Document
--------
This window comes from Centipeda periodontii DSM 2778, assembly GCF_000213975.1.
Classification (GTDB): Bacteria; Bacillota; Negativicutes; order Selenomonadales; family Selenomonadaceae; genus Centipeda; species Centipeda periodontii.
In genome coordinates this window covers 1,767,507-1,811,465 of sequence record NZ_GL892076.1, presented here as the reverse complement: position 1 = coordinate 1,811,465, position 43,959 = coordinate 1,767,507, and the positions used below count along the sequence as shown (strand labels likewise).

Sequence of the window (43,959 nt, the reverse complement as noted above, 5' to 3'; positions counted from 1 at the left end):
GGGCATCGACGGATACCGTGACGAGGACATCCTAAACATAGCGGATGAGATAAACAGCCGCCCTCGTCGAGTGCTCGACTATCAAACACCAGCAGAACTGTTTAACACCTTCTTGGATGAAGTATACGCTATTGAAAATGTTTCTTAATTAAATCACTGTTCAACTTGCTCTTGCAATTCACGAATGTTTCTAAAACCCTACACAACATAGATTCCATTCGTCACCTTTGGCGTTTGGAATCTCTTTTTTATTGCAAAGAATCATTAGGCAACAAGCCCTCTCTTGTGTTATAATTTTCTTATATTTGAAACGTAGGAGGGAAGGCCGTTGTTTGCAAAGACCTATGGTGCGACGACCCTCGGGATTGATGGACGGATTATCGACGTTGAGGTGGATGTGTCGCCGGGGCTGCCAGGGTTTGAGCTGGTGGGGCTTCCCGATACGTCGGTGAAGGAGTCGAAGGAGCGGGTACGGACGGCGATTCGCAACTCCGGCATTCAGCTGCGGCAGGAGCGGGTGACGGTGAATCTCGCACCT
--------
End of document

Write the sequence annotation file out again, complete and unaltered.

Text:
This window comes from Centipeda periodontii DSM 2778, assembly GCF_000213975.1.
Classification (GTDB): Bacteria; Bacillota; Negativicutes; order Selenomonadales; family Selenomonadaceae; genus Centipeda; species Centipeda periodontii.
In genome coordinates this window covers 1,767,507-1,811,465 of sequence record NZ_GL892076.1, presented here as the reverse complement: position 1 = coordinate 1,811,465, position 43,959 = coordinate 1,767,507, and the positions used below count along the sequence as shown (strand labels likewise).

Sequence of the window (43,959 nt, the reverse complement as noted above, 5' to 3'; positions counted from 1 at the left end):
GGGCATCGACGGATACCGTGACGAGGACATCCTAAACATAGCGGATGAGATAAACAGCCGCCCTCGTCGAGTGCTCGACTATCAAACACCAGCAGAACTGTTTAACACCTTCTTGGATGAAGTATACGCTATTGAAAATGTTTCTTAATTAAATCACTGTTCAACTTGCTCTTGCAATTCACGAATGTTTCTAAAACCCTACACAACATAGATTCCATTCGTCACCTTTGGCGTTTGGAATCTCTTTTTTATTGCAAAGAATCATTAGGCAACAAGCCCTCTCTTGTGTTATAATTTTCTTATATTTGAAACGTAGGAGGGAAGGCCGTTGTTTGCAAAGACCTATGGTGCGACGACCCTCGGGATTGATGGACGGATTATCGACGTTGAGGTGGATGTGTCGCCGGGGCTGCCAGGGTTTGAGCTGGTGGGGCTTCCCGATACGTCGGTGAAGGAGTCGAAGGAGCGGGTACGGACGGCGATTCGCAACTCCGGCATTCAGCTGCGGCAGGAGCGGGTGACGGTGAATCTCGCACCT